‘You’re not the only fish; not the only one with cancer’, Diski says ruefully. She’s good on rueful. ‘The world has its timetables and rhythms. It was precisely for weeks like this that our parents were supposed to have taught us to put aside childish notions of instant gratification for the more mature deferred sort. As we all know, come cancer scans and silent lovers, it doesn’t work.’



This review appeared in the Herald on May 21, 2016

Julian Stannard—What Were You Thinking?

In Reviews by Lucy and Todd on May 3, 2016 at 9:47 am

‘I had not realized how much one could look at a tree and hate it.’ This is a book of playful, moving poems with an almost excruciating self-deprecation. It’s lyrical, real, wistful, and then sometimes it barks like a dog you can’t completely trust.

There are strange happenings, ancient and modern. The poet’s bedsheets emigrate to Poland. Mothers dress their children in tutelary clothes so they can carry uncooked Christmas turkeys the weight of the baby Jesus across heaths. Sheep wait for the writer to speak to them, to give them ‘something they can pass around themselves’. A teenage wheelie bin that writes poetry gets blown by the wind to Paris and his mother goes berserk.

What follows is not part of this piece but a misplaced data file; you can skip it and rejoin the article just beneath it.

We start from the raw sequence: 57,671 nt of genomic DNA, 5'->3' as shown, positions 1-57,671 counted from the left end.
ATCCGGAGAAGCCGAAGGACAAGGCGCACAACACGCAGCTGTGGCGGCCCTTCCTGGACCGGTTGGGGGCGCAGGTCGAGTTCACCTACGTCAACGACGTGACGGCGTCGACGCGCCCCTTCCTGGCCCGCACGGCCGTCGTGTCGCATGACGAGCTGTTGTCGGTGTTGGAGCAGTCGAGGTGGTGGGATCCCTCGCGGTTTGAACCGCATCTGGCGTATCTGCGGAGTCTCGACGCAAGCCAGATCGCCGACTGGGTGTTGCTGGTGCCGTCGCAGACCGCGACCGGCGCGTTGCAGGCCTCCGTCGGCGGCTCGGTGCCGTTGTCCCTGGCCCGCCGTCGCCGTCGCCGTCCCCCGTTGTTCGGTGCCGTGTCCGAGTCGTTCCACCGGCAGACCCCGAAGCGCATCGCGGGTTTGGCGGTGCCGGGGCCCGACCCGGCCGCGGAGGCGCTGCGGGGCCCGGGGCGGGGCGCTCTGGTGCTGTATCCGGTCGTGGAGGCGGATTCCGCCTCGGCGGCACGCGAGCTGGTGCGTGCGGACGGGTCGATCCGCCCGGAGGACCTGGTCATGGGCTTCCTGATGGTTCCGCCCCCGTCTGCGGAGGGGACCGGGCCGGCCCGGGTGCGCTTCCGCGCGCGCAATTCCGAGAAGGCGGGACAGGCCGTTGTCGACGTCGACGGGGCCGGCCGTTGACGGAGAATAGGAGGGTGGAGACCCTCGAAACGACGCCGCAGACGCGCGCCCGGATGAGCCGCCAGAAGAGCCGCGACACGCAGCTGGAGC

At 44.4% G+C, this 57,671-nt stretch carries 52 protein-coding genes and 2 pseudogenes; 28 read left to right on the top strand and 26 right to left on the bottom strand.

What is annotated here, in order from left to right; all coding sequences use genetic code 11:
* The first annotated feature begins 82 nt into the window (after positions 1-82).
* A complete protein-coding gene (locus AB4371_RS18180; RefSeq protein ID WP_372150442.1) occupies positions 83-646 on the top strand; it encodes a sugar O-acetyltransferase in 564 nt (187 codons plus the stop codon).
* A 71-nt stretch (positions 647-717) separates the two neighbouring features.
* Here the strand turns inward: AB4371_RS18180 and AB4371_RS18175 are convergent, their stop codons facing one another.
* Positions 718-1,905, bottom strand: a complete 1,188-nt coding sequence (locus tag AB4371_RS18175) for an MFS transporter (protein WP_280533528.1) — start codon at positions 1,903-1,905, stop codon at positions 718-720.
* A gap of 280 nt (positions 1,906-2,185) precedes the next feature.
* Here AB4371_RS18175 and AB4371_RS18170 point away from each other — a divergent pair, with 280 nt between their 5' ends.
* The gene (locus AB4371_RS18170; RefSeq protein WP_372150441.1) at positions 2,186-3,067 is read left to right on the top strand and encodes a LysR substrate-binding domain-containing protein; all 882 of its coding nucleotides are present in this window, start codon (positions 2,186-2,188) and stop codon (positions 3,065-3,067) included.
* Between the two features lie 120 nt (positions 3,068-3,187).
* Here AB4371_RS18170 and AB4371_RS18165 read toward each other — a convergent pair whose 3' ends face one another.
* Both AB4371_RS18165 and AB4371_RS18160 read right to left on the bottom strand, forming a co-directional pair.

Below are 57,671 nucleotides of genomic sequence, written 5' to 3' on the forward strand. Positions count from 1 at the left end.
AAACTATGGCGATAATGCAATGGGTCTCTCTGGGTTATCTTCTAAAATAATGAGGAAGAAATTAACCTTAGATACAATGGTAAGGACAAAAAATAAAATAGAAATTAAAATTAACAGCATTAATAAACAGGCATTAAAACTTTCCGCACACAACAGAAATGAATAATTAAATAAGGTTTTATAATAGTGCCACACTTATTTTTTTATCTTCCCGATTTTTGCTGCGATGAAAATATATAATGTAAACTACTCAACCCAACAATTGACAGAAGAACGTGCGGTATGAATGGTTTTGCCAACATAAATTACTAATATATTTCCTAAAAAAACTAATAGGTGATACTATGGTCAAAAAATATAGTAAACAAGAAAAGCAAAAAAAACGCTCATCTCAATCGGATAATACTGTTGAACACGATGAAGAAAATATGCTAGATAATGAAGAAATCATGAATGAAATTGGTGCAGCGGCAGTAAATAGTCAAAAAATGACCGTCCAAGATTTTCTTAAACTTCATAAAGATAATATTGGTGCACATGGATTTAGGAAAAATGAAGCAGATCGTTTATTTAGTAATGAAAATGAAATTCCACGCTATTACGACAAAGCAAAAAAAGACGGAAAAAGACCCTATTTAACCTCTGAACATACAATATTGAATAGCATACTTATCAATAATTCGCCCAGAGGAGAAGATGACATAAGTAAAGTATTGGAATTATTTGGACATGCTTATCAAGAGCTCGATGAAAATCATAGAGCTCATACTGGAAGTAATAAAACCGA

Mothers are much in evidence. On the phone, the poet tries to be breezy with his. She senses he is lighting a cigarette and scolds him; he can then ‘hear her frowning’. She goes on to use the word ‘alakefic’ which he affects to understand. If you look this word up, you will encounter claims on very dodgy-looking etymological web sites that it is RAF slang, but one might equally guess Stannard made up ‘alakefic’ and planted references to it on the web. Such are the thoughts you will think while reading this.

‘Imagine a castle defended by poets. How easily we capitulated!’ This from a poem about a certain well-known writers’ retreat not a million miles from Edinburgh. As in all such places, the quality of the experience is determined by whom you are thrown together with and how good the food is. For amusement there’s something proposed called ‘Scottish roulette’, which involves dangerous amounts of porridge. ‘One night I met the American poet on the stairs by candlelight. How much self-hate can there be? she asked. I said, There can always be a little more.’